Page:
Vienna, Velo-City and Vintage Bikes

In early June we headed off to Vienna for a few weeks of talking, riding, eating and collecting a bunch of vintage bikes from across Europe.

The main purpose of the trip was to attend the Velo-City 2013 conference. Liman was an invited speaker and I had won a ticket to the event through the “cycling visionaries “ award program.

Before the conference we spend a few days driving around The Netherlands collecting vintage bikes that our friend KJ had generously stored for us. We packed up a few Colnago’s, a Rossin and a very special 50th anniversary Daccordi ready for their journey back to China. We had a fabulous time riding bikes around Rotterdam and The Hague while visiting friends. The cycle infrastructure across The Netherlands is truly amazing – although if I lived there I would definitely miss the mountains of Beijing.


A few days later Velo-City started in Vienna. On the first day we were interviewed by the European media about our concepts of ‘bicycle urbanism’ at the fabulous Radlager cafe – a similar cafe/bike shop concept to serk. Great coffee and lots of vintage bike porn to drool over. The afternoon was the launch of the conference which included a ceremony to welcome the “cycling visionaries”.


Throughout the week we attended lots of interesting and inspiring lectures and workshops. The highlight of course was presenting our talk. Our research work is joint effort together with Florian Lorenz who is based in Vienna but regularly travels to Beijing. Our talk was on the last day of the conference in the main townhall area. It was entitled –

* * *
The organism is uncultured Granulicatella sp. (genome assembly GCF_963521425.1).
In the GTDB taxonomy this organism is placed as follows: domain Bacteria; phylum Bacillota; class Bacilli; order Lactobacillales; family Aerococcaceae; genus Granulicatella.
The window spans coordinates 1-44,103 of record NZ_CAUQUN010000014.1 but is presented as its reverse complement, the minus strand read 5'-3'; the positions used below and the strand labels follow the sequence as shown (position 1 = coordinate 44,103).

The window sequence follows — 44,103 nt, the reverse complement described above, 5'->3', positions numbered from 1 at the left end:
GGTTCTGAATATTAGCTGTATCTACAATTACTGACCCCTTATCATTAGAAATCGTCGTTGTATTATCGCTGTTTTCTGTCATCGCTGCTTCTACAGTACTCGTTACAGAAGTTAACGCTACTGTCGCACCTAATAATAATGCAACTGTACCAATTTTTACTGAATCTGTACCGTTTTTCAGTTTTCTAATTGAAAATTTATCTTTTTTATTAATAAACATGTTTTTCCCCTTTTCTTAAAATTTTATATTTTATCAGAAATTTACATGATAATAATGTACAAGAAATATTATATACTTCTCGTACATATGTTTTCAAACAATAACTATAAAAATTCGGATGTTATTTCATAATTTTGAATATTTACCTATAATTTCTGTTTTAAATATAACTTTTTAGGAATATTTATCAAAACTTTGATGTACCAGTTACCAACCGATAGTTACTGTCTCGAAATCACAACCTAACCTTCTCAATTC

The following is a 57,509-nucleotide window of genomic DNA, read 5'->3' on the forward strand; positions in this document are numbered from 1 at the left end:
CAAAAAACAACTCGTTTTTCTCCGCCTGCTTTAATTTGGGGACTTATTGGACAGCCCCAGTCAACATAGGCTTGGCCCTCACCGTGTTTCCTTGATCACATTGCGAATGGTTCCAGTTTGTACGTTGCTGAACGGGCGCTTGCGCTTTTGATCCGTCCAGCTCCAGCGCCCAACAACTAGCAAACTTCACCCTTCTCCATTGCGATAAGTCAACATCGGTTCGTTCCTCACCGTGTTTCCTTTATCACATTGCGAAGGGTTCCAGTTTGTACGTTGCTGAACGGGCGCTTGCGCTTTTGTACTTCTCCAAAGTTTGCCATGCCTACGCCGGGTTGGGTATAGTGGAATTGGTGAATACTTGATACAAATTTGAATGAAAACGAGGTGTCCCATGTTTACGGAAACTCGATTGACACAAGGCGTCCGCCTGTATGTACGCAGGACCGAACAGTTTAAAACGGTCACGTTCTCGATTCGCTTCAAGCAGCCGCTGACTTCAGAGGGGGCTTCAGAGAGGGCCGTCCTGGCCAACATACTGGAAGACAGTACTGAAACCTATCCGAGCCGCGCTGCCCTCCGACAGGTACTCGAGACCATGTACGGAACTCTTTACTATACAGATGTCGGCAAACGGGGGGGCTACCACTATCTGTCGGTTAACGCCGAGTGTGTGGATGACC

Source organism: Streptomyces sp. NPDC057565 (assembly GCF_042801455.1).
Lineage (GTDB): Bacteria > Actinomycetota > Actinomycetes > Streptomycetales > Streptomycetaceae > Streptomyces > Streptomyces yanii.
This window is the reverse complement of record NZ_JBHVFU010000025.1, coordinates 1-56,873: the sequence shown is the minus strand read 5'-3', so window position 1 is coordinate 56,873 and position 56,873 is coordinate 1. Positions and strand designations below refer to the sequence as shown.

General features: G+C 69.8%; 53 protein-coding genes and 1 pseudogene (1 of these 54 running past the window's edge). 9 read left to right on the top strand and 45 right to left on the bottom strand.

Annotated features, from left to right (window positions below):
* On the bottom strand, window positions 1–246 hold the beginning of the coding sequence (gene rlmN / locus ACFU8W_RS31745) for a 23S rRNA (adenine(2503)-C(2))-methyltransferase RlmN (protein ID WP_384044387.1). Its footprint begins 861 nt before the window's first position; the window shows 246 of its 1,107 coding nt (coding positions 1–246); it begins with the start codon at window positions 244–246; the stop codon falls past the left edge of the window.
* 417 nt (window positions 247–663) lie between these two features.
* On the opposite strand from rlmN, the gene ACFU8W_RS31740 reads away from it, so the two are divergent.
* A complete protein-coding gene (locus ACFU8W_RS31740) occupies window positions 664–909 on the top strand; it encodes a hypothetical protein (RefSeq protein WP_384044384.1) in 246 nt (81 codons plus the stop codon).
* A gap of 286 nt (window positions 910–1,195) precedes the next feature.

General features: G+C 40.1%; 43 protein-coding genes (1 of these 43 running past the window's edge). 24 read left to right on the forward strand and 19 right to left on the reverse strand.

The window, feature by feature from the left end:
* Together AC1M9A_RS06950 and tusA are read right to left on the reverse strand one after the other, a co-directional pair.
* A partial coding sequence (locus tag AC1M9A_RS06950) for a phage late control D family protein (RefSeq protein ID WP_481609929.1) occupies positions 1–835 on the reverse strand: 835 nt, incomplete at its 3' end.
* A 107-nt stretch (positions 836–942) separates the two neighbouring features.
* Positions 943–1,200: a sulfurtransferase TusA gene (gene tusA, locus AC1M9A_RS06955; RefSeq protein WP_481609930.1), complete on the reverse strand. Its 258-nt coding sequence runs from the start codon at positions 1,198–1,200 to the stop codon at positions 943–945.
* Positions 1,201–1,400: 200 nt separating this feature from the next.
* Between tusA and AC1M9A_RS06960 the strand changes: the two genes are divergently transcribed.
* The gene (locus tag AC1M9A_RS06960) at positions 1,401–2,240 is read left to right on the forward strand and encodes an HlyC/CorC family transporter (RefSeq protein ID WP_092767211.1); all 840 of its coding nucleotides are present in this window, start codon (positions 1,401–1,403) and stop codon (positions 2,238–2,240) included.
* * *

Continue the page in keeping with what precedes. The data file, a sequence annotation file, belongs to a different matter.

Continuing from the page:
Observations of urban systems during Peak Bicycle Urbanism.
Lessons for pedal-powered future cities.

Liman talked about her experience growing up in Beijing in the 1970’s and 1980’s – a city of 5.4million residents with a modal share of 58%. That equates to around 3.3 million bike trips in the city each day. While Beijing is far from this number today it is interesting to look at the systems which allowed Beijing to move in its bicycle heyday – the 1980’s. The bicycle traffic back then was almost 8 times the volume of modern day Copenhagen. There is a lot that modern cities can learn from Old Beijing.

We also discussed our observations of Asian traffic flow and how it may be more efficient for bicycles in densely populated cities. The talk was very well received and the panel discussion afterwards was lively.



Apart from all the serious talking at the conference we also participated in some awesome rides. On the second last day 4000 cyclists gathered for the Vienna Bicycle Corso. It was a gorgeous sunny afternoon with closed streets in the city centre and people lining the streets cheering on the riders. For a bit of fun and to publicise our lecture I donned a Panda suit and jumped on a Vienna city rental bike.



Wow that was fun and hard work. Inside the head of the panda you can see through a small hole looking directly forwards which makes it difficult to ride. The panda was a huge hit and made it into all the photos in the major newspapers, the Austrian TV and this really funny interview by the very serious newspaper Der Standard. See it here.




A few days after the conference I was also lucky to participate in a vintage road bike ride – In Velo Veritas. A couple of hundred riders from across Europe rode through the gorgeous Austrian countryside just outside of Vienna on classic steel bikes. I rode a very nice Pinarello and very much enjoyed the 88km route, delicious food stops and drooling over all the vintage bikes. Will definitely be back there next year !